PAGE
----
have seen how dams, over time, have become the              While working on the group project, our team
primary contributor to ecological consequences,          (the co-authors) was able to work through the
such as a large decline in salmon populations.           beginning steps of the interdisciplinary process
In contrast, Chilean students appreciated the            of building disciplinary adequacy, facilitating
importance of dams in their economy. The Chilean         disciplinary trust, and developing a conceptual
students were in favor of installing additional          model of the system. For these steps we drew
infrastructure, with limits, to hold water for future    on our lecture and field trip notes, our individual
use, including electricity generation and irrigation.    specialties, generous use of a white board, and
Further, while Chilean academic communities              the previous experiences of interdisciplinary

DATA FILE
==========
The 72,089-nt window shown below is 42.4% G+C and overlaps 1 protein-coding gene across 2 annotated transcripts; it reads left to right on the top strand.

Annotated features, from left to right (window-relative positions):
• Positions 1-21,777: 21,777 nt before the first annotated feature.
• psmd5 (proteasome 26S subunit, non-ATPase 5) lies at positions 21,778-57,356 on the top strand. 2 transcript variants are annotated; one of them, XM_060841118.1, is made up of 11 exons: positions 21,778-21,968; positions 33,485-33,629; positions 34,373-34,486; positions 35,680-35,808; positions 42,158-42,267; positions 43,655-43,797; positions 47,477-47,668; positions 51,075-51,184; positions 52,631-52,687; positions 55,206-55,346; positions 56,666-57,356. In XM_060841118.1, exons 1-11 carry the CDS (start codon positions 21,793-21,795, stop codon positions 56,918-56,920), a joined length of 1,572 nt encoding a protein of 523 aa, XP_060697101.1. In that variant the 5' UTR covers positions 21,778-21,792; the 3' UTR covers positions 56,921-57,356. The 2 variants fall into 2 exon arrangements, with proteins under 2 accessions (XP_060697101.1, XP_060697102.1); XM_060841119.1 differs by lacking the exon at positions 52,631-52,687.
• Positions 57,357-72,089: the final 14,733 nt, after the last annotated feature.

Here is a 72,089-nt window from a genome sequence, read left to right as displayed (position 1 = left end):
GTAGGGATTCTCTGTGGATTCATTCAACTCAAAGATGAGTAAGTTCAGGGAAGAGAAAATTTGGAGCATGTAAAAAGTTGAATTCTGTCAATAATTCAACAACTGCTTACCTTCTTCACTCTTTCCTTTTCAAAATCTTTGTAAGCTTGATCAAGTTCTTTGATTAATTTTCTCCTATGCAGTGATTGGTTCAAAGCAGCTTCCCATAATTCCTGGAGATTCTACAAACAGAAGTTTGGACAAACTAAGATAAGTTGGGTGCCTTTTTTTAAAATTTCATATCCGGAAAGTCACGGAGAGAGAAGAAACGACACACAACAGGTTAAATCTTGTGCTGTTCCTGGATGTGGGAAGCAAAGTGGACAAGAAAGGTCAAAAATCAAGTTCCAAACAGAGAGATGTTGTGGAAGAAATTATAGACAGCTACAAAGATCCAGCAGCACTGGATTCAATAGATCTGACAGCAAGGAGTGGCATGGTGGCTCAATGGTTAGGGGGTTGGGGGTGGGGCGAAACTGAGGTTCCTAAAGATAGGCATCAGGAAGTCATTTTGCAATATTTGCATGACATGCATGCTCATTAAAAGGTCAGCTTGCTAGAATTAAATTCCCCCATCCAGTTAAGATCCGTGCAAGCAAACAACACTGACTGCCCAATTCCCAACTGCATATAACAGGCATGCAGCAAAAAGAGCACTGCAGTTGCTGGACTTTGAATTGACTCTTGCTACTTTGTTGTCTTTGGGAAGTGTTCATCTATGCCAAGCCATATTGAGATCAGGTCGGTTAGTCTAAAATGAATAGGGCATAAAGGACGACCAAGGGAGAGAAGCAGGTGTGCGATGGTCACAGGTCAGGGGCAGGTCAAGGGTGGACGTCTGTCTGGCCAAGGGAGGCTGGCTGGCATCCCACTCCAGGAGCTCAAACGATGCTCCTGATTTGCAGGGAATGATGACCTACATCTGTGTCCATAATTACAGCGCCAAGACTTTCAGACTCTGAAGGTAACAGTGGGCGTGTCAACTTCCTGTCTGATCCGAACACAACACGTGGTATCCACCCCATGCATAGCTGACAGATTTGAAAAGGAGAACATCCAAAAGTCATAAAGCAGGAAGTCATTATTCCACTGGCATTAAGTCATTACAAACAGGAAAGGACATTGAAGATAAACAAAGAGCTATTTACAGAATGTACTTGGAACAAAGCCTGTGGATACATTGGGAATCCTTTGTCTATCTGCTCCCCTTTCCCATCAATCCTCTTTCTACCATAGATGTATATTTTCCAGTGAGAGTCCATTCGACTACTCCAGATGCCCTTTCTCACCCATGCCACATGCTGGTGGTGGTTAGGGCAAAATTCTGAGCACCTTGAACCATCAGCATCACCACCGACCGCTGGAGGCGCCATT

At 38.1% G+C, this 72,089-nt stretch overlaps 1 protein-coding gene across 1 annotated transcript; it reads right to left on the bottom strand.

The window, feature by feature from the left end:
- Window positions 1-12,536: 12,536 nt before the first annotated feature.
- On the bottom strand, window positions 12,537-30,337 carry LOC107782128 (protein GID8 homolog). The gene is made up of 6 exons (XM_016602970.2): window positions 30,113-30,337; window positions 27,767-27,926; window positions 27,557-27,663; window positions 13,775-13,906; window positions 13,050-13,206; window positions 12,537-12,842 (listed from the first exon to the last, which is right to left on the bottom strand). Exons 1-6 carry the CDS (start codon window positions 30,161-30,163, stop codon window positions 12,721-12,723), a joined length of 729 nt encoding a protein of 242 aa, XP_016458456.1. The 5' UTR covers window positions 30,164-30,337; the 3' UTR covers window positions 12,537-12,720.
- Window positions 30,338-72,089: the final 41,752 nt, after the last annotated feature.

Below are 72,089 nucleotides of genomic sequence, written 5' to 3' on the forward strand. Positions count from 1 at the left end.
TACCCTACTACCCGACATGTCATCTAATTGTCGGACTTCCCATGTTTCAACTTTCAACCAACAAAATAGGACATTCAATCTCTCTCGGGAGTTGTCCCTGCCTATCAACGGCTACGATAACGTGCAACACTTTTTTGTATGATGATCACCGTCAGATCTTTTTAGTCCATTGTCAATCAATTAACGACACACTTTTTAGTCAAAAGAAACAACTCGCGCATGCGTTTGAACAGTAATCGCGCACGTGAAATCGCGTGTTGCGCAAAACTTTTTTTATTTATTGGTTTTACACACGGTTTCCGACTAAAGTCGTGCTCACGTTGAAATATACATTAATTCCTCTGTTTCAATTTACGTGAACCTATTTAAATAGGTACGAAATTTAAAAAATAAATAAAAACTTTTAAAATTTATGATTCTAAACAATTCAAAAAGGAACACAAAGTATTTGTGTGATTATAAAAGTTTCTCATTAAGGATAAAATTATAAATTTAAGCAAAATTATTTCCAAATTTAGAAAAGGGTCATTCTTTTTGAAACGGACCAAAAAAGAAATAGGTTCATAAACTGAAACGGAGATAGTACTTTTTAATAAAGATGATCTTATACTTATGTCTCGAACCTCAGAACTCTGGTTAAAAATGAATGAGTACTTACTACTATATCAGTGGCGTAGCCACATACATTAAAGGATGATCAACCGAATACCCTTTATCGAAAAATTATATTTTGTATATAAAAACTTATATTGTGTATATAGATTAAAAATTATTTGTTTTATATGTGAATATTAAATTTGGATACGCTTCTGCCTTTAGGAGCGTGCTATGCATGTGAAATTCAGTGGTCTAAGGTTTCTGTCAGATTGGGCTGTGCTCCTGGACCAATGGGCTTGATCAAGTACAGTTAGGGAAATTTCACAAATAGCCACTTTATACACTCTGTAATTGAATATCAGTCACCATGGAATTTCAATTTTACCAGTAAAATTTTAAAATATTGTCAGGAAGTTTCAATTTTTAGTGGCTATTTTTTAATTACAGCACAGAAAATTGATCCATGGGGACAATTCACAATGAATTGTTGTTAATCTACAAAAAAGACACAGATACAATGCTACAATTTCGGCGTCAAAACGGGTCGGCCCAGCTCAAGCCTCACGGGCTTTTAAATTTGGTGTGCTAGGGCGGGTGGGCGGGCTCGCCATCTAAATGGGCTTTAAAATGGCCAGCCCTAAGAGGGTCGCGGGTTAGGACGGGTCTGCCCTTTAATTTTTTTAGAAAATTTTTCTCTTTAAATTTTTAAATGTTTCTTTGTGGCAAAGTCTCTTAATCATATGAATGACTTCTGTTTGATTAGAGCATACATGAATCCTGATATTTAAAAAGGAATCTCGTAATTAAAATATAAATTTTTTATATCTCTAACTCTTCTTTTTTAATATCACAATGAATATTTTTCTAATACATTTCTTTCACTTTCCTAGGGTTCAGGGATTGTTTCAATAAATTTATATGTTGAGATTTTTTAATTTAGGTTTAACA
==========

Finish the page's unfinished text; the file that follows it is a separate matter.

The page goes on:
embrace the importance of biodiversity and species       experience of two group members. However,
preservation, the endemic species within the Laja        we had trouble building a conceptual model and
and Biobío River systems are not iconic species          could not agree upon an integrating question. Our
and do not occupy preeminent cultural status, such       progress was at an impasse.
as salmonids do in the American Pacific Northwest.          Through conversation we realized that the North
Many interviewees discussed differences between          American students and the Chilean students had
the native species located in the Biobío and Laja        different cultural perspectives on dams and river
River systems compared to the Columbia River.            operations (as elaborated above). The underlying